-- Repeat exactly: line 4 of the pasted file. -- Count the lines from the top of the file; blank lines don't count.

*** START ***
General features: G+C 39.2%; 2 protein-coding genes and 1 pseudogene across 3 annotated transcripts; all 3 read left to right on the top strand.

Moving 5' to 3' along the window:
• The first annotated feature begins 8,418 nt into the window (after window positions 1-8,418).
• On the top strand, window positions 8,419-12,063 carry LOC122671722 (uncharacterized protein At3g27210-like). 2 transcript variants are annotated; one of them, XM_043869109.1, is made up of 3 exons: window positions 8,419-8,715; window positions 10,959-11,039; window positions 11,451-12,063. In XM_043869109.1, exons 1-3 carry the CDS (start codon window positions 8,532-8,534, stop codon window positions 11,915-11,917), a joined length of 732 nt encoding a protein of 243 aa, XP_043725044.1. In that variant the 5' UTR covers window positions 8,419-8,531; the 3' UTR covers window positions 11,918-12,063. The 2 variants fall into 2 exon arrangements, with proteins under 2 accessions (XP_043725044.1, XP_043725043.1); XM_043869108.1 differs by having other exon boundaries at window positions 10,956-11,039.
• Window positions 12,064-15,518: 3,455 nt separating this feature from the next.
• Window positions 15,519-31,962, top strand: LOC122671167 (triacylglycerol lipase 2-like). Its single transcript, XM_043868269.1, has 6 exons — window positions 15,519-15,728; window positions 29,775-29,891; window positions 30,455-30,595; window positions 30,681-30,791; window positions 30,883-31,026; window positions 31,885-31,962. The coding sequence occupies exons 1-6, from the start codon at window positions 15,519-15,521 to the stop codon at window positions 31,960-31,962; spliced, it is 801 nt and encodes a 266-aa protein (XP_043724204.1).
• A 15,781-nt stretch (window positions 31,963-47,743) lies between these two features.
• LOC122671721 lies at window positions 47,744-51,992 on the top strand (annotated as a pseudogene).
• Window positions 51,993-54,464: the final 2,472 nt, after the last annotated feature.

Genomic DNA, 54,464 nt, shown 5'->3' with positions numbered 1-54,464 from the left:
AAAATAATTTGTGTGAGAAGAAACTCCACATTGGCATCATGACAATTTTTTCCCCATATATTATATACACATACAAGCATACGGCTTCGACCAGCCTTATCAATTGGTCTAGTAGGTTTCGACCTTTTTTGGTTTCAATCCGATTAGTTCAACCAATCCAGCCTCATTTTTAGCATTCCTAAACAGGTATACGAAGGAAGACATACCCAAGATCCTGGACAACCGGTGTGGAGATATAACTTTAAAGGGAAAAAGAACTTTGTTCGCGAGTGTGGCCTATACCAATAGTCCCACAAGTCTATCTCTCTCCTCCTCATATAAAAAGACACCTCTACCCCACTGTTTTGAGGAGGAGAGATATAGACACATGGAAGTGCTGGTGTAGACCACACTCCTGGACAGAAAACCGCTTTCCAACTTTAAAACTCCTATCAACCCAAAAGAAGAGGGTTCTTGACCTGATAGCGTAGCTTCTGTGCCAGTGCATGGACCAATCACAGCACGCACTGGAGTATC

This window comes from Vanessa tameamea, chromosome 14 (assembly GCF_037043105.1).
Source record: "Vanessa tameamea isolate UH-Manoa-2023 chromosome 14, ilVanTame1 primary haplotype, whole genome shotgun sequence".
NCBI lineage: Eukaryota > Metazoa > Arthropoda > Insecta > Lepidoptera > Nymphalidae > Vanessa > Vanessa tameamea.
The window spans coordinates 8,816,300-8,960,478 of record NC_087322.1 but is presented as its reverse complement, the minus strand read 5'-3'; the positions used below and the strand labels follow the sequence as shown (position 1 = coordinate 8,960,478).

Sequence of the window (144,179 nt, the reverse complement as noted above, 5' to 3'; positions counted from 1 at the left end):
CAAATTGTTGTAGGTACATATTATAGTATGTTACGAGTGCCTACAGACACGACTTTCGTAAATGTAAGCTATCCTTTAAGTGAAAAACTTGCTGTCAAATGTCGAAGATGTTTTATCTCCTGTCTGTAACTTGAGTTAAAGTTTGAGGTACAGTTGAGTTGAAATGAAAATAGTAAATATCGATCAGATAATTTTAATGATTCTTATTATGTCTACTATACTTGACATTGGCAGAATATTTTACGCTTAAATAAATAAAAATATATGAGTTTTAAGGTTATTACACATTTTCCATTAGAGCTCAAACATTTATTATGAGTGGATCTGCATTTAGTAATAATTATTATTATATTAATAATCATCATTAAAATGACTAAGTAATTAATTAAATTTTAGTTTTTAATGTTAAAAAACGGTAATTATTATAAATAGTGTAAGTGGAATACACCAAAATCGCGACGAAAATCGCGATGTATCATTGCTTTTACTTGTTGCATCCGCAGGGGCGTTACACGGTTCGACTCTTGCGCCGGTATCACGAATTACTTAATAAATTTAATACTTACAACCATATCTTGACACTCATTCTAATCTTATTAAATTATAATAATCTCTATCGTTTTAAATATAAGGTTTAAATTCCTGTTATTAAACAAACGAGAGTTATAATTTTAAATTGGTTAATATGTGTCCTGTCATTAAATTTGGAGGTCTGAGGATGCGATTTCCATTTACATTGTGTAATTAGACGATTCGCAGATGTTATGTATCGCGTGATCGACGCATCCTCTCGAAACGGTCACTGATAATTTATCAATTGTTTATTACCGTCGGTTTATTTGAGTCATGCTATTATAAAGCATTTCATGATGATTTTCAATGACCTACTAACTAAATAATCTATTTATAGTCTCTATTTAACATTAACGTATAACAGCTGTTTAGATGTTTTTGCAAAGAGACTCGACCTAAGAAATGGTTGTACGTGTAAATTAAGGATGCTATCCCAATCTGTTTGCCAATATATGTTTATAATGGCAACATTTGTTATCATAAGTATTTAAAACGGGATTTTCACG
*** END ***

• On the top strand, window positions 8,419-12,063 carry LOC122671722 (uncharacterized protein At3g27210-like). 2 transcript variants are annotated; one of them, XM_043869109.1, is made up of 3 exons: window positions 8,419-8,715; window positions 10,959-11,039; window positions 11,451-12,063. In XM_043869109.1, exons 1-3 carry the CDS (start codon window positions 8,532-8,534, stop codon window positions 11,915-11,917), a joined length of 732 nt encoding a protein of 243 aa, XP_043725044.1. In that variant the 5' UTR covers window positions 8,419-8,531; the 3' UTR covers window positions 11,918-12,063. The 2 variants fall into 2 exon arrangements, with proteins under 2 accessions (XP_043725044.1, XP_043725043.1); XM_043869108.1 differs by having other exon boundaries at window positions 10,956-11,039.